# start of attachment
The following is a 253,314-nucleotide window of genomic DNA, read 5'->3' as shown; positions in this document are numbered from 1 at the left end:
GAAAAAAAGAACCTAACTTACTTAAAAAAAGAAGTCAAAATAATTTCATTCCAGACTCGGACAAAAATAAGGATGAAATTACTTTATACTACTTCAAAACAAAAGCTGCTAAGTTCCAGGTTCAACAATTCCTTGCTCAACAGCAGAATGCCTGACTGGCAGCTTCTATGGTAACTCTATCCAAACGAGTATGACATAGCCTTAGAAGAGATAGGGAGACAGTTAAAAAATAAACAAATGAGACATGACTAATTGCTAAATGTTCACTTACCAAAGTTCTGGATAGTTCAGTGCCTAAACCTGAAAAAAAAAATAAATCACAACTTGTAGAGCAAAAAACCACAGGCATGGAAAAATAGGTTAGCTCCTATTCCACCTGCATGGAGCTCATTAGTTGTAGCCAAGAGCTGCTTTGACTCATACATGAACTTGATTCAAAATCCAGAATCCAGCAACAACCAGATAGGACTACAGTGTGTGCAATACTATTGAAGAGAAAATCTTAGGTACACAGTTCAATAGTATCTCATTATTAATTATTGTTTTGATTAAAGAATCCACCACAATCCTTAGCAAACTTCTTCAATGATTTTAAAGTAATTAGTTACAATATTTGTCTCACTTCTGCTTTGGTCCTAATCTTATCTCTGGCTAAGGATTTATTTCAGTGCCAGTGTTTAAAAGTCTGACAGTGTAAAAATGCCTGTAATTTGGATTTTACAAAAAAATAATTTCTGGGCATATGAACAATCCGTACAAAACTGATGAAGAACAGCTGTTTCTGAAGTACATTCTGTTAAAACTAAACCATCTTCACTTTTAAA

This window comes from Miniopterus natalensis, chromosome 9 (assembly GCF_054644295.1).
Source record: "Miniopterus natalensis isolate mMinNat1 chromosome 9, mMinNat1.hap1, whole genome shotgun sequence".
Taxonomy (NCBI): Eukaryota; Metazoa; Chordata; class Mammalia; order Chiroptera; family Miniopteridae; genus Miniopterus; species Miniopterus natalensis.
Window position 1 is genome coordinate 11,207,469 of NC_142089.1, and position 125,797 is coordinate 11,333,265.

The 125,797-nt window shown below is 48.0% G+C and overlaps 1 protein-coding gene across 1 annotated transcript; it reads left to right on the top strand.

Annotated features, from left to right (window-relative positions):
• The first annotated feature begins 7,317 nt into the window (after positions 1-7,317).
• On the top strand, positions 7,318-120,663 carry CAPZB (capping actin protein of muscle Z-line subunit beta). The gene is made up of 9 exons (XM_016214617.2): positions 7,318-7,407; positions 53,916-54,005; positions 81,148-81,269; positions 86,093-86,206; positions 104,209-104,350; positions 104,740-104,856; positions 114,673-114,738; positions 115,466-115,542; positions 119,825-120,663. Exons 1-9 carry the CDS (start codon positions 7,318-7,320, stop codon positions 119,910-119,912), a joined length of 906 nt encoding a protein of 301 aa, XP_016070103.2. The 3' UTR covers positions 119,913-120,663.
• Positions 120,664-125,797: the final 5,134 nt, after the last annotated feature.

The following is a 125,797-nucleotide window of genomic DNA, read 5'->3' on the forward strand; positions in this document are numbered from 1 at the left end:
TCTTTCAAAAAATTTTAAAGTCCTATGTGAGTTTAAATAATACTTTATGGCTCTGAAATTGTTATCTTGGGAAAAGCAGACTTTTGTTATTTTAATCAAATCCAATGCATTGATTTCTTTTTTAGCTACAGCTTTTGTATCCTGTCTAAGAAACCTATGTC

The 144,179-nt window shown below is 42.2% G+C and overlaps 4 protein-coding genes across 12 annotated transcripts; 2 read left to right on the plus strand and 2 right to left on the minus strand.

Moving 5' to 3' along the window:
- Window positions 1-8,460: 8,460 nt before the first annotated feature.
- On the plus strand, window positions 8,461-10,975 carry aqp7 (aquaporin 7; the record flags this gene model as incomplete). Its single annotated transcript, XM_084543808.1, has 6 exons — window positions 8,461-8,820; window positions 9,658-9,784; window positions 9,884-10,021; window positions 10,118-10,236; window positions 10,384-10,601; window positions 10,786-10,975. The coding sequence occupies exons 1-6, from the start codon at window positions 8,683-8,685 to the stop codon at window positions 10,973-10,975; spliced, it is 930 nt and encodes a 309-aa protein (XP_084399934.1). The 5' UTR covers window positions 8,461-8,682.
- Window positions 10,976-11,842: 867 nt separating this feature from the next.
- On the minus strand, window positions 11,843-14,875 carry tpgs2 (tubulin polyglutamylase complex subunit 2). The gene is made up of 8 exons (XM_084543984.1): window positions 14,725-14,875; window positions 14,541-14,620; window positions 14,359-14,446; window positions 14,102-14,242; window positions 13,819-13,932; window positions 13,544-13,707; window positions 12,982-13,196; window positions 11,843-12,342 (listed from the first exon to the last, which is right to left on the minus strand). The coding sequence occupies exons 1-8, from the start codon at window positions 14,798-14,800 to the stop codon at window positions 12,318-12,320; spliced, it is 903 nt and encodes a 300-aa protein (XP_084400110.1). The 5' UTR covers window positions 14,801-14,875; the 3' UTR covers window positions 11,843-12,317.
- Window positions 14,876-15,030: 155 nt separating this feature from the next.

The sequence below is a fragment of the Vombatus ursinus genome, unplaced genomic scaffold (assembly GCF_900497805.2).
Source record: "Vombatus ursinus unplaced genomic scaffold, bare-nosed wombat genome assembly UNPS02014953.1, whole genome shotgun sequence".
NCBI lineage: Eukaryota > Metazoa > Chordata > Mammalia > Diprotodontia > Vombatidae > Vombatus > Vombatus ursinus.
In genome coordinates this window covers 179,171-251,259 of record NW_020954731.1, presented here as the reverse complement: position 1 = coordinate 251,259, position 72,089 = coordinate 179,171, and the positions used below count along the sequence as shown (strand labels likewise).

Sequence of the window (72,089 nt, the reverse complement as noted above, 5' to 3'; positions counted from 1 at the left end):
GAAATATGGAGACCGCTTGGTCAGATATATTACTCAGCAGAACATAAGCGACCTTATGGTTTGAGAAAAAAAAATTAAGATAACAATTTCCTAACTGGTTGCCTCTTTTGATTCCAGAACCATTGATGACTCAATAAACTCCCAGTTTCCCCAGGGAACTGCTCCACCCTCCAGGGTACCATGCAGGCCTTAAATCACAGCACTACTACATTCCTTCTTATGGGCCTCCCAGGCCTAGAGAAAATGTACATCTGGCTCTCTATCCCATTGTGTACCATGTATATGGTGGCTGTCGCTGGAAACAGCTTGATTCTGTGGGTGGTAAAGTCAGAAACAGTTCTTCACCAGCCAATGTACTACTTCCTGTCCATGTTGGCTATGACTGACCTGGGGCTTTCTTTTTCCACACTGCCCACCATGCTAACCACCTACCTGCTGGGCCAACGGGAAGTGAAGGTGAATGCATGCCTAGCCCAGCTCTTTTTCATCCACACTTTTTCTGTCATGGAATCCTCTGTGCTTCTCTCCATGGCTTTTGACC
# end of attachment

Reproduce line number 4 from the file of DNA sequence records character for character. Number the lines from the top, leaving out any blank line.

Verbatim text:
Source record: "Miniopterus natalensis isolate mMinNat1 chromosome 9, mMinNat1.hap1, whole genome shotgun sequence".